About 10 feet above the sidewalk, on a brick and limestone building at Ashland and Maypole across the street from Union Park, is an engraving that says “Founded by Dr. Mary Thompson.”
That’s about all there is left in tribute to Dr. Mary Thompson, a pioneering surgeon who in 1865 opened Chicago’s first hospital dedicated to treating women and children — and followed that by launching both a medical school and nursing school for women.
“[The] chief purpose of life,” one male physician said at her 1895 memorial service, “was the establishment of the fact that women were competent to become useful ministers of the healing art.”
The five-story brick and limestone structure was built a few decades after Thompson died.
The building, which until last year was part of a women’s drug treatment center, is about to become apartments. A 1960s wing of the hospital, to the north along Ashland, has been demolished and the developer, the Marquette Companies, will build a 12-story building there that will attach to this five-story building. Together, they will contain 210 apartments, opening at the end of 2023. The building will remain a visible piece of the legacy of Thompson, Chicago’s first female doctor and the first woman known to have performed major surgery.
The site, across from Union Park and just down the block from the CTA Green Line’s handsome old Victorian station at Ashland, is the western edge of Marquette’s 1,043-apartment portfolio in the Fulton Market Area. Farther east, on Randolph and Ada, the company is mostly doing big new buildings.
Marquette most likely could have torn down the Georgian building that still has Thompson’s name on it — it’s not landmarked — but the firm’s head, Darren Sloniger, chose to keep it standing and gut-rehab the interior. He said the choice was more about preserving a nice-looking historical façade than about memorializing Thompson. At this project and his others in Fulton Market, Sloniger said, he wants to “keep the character of the neighborhood.”
Tearing the building down would be cheaper and less complex than rehab, Sloniger said, but “one of the beauties of that area is the historical vibe,” so he opted to keep it standing.
The building will remain a visible piece of the legacy of Thompson, Chicago’s first female doctor and the first woman known to have performed major surgery.
Thompson was born in upstate New York in 1829 and studied at the New England Female Medical College in Boston, followed by a year at a recent startup, the New York Infirmary for Women and Children, founded by the sisters Elizabeth and Emily Blackwell, two of the first women in America to receive medical degrees.
Thompson arrived in Chicago in 1863 to treat the families of Civil War soldiers. In this city of 160,000 people, there were two hospitals then, and one wouldn’t treat women. On May 8, 1865, Thompson opened the Chicago Hospital for Women and Children in a house on Rush Street. The mission, she said, was “to afford a home for women and children among the respectable poor in need of medical and surgical treatment.”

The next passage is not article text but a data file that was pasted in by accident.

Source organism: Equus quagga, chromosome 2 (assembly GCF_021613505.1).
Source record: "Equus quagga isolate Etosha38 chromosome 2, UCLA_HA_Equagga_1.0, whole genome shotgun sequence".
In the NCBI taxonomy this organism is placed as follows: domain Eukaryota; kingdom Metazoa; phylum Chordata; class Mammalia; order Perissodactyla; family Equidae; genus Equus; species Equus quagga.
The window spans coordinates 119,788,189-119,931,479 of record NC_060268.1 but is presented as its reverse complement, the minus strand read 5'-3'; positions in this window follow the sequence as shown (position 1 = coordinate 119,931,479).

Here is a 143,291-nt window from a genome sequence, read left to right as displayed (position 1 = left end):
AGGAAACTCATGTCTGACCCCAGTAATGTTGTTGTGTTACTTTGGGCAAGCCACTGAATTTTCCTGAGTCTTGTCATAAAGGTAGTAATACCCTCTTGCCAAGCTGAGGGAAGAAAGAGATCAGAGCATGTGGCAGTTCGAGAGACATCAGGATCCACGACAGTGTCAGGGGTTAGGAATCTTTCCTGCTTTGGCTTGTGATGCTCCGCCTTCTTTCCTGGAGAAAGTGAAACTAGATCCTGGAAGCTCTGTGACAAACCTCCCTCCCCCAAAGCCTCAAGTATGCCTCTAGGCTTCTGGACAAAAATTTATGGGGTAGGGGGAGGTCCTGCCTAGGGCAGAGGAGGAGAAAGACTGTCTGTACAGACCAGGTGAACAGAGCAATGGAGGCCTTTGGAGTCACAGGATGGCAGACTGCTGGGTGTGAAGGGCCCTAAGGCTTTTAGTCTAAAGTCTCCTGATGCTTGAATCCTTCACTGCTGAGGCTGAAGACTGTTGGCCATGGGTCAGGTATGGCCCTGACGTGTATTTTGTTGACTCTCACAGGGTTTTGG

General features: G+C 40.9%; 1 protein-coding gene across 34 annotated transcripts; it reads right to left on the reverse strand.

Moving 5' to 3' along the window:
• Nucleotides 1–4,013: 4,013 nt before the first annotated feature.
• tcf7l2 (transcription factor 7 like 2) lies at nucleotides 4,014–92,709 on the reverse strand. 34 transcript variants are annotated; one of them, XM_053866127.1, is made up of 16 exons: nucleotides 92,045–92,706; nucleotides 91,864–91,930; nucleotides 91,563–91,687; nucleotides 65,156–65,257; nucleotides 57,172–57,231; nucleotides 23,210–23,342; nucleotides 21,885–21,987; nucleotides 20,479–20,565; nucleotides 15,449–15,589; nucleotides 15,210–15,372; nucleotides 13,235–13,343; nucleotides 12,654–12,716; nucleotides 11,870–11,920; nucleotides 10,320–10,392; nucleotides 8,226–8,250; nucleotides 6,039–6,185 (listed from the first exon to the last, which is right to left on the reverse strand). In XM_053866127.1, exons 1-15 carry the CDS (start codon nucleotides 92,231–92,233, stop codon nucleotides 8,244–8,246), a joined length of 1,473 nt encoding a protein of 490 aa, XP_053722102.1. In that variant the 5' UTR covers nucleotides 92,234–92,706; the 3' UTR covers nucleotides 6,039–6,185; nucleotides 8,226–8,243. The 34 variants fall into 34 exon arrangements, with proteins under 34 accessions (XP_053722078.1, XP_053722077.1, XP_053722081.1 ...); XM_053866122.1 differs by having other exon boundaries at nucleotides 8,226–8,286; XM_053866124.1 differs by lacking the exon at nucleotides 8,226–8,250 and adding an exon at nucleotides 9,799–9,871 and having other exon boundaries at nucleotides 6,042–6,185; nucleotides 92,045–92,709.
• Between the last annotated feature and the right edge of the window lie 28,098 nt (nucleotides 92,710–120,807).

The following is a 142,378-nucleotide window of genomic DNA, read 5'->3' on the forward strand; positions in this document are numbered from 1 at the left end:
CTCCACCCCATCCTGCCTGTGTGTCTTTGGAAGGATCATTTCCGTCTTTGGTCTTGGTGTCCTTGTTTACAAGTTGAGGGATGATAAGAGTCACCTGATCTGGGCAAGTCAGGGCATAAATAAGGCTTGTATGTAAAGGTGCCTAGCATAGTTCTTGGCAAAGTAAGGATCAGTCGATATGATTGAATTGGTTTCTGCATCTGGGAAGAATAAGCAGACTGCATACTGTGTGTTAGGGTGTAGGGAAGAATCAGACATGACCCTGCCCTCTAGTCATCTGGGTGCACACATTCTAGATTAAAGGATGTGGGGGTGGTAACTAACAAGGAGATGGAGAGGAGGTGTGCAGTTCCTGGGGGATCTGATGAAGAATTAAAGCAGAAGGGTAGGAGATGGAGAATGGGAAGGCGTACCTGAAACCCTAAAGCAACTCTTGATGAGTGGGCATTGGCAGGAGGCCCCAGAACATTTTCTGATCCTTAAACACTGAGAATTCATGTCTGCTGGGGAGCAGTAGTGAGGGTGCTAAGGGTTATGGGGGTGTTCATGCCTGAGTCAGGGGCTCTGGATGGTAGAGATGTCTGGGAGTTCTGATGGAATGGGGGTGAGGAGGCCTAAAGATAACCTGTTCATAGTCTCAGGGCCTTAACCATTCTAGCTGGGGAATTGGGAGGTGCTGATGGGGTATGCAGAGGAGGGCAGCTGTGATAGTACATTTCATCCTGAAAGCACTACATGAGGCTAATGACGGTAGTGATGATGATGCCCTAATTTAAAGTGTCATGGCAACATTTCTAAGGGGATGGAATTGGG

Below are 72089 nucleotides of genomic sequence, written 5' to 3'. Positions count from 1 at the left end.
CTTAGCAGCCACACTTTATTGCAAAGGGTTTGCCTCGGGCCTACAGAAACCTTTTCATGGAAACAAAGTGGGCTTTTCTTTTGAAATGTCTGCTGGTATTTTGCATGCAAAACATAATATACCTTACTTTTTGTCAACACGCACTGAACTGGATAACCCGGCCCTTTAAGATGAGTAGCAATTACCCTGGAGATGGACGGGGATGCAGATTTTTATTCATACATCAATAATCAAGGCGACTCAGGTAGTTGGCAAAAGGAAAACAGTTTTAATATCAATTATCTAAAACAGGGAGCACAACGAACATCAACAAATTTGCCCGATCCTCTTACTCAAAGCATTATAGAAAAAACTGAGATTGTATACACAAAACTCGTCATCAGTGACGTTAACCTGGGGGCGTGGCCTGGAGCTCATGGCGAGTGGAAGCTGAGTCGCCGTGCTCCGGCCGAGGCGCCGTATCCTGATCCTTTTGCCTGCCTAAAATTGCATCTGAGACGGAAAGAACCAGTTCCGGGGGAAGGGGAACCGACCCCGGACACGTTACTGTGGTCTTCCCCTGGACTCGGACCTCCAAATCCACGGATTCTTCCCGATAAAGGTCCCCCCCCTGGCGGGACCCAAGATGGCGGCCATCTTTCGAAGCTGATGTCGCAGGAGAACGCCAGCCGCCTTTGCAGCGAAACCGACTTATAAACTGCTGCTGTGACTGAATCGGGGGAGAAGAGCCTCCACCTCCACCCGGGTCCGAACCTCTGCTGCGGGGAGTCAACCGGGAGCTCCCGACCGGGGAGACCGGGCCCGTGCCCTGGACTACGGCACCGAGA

At the hospital, Thompson was busy as a surgeon, medical educator and administrator of the various institutions.
Afer her death in 1895, one of the male physicians who eulogized her said she was “a woman’s rights woman,” but that she was “always too busy utilizing the opportunities for work than to spend time in preaching the gospel of the rights of her sex.”
Shortly after Thompson died, the board renamed the hospital after her, a name it retained when it moved from Adams and Paulina about half a mile north to the spot at Ashland and Maypole.
The hospital moved twice over the years, and at the time of the Chicago Fire in October 1871 was on State Street north of Division. The hospital was destroyed in the fire, and in 1873 the hospital opened a new building at Paulina and Adams, a couple blocks east of where the United Center is now. Half a century later, in 1925, the hospital moved into our subject building at Ashland and Paulina — where you can see carved at the top of each of its two wings the years 1865, for the founding, and 1925, for the move to this location.
The hospital closed in 1988, after 123 years. It was one of eight Chicago hospitals that closed in the span of three years, and an administrator told the Chicago Tribune there was no way to survive taking care of poor and elderly patients because of low funding for Medicare and Medicaid from both the state and federal governments.
Two years later, the state purchased the hospital property and re-opened it as the Women’s Treatment Center, a 125-bed facility where women could recover from drug addiction, and their children could live with them. It also provided outpatient treatment for people fighting opioid addiction.
In May 2021, the Women’s Treatment Center announced that the pandemic had tanked its already precarious finances and it would shut down. In August 2021, Marquette bought the site, though public records do not show what the company paid.
Sloniger said the bronze lettering that honors Mary Thompson will be restored. The rental complex that includes the old hospital and the new 12-story tower hasn’t been named yet. Honoring Mary Thompson in the name, Sloniger said, “is up for consideration.”
Dennis Rodkin is the residential real estate reporter for Crain’s Chicago Business and Reset’s “What’s That Building?” contributor. Follow him @Dennis_Rodkin.
Vashon Jordan Jr. is the freelance photojournalist for Reset’s “What’s That Building?” Follow him @vashon_photo.